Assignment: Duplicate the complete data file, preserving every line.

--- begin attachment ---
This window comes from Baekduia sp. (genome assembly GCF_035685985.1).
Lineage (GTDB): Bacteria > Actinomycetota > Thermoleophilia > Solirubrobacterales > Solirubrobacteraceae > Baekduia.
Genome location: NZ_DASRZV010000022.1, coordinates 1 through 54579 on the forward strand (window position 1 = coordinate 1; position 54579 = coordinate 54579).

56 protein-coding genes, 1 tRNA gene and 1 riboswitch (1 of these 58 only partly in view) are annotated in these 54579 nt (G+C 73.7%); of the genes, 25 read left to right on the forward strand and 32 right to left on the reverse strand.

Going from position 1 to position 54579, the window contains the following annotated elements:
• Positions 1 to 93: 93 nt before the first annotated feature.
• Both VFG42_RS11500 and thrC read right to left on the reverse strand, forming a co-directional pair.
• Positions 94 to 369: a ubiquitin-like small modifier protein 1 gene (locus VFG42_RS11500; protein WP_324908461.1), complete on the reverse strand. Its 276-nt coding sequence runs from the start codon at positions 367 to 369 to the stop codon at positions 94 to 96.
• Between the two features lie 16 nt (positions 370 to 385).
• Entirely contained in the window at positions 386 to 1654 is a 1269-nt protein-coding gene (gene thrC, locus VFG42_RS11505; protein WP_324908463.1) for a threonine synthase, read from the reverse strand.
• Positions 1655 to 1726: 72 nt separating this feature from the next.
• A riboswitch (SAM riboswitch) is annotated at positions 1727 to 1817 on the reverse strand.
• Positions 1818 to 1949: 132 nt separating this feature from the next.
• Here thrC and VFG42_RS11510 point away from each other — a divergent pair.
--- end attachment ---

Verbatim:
This window comes from Baekduia sp. (genome assembly GCF_035685985.1).
Lineage (GTDB): Bacteria > Actinomycetota > Thermoleophilia > Solirubrobacterales > Solirubrobacteraceae > Baekduia.
Genome location: NZ_DASRZV010000022.1, coordinates 1 through 54579 on the forward strand (window position 1 = coordinate 1; position 54579 = coordinate 54579).

56 protein-coding genes, 1 tRNA gene and 1 riboswitch (1 of these 58 only partly in view) are annotated in these 54579 nt (G+C 73.7%); of the genes, 25 read left to right on the forward strand and 32 right to left on the reverse strand.

Going from position 1 to position 54579, the window contains the following annotated elements:
• Positions 1 to 93: 93 nt before the first annotated feature.
• Both VFG42_RS11500 and thrC read right to left on the reverse strand, forming a co-directional pair.
• Positions 94 to 369: a ubiquitin-like small modifier protein 1 gene (locus VFG42_RS11500; protein WP_324908461.1), complete on the reverse strand. Its 276-nt coding sequence runs from the start codon at positions 367 to 369 to the stop codon at positions 94 to 96.
• Between the two features lie 16 nt (positions 370 to 385).
• Entirely contained in the window at positions 386 to 1654 is a 1269-nt protein-coding gene (gene thrC, locus VFG42_RS11505; protein WP_324908463.1) for a threonine synthase, read from the reverse strand.
• Positions 1655 to 1726: 72 nt separating this feature from the next.
• A riboswitch (SAM riboswitch) is annotated at positions 1727 to 1817 on the reverse strand.
• Positions 1818 to 1949: 132 nt separating this feature from the next.
• Here thrC and VFG42_RS11510 point away from each other — a divergent pair.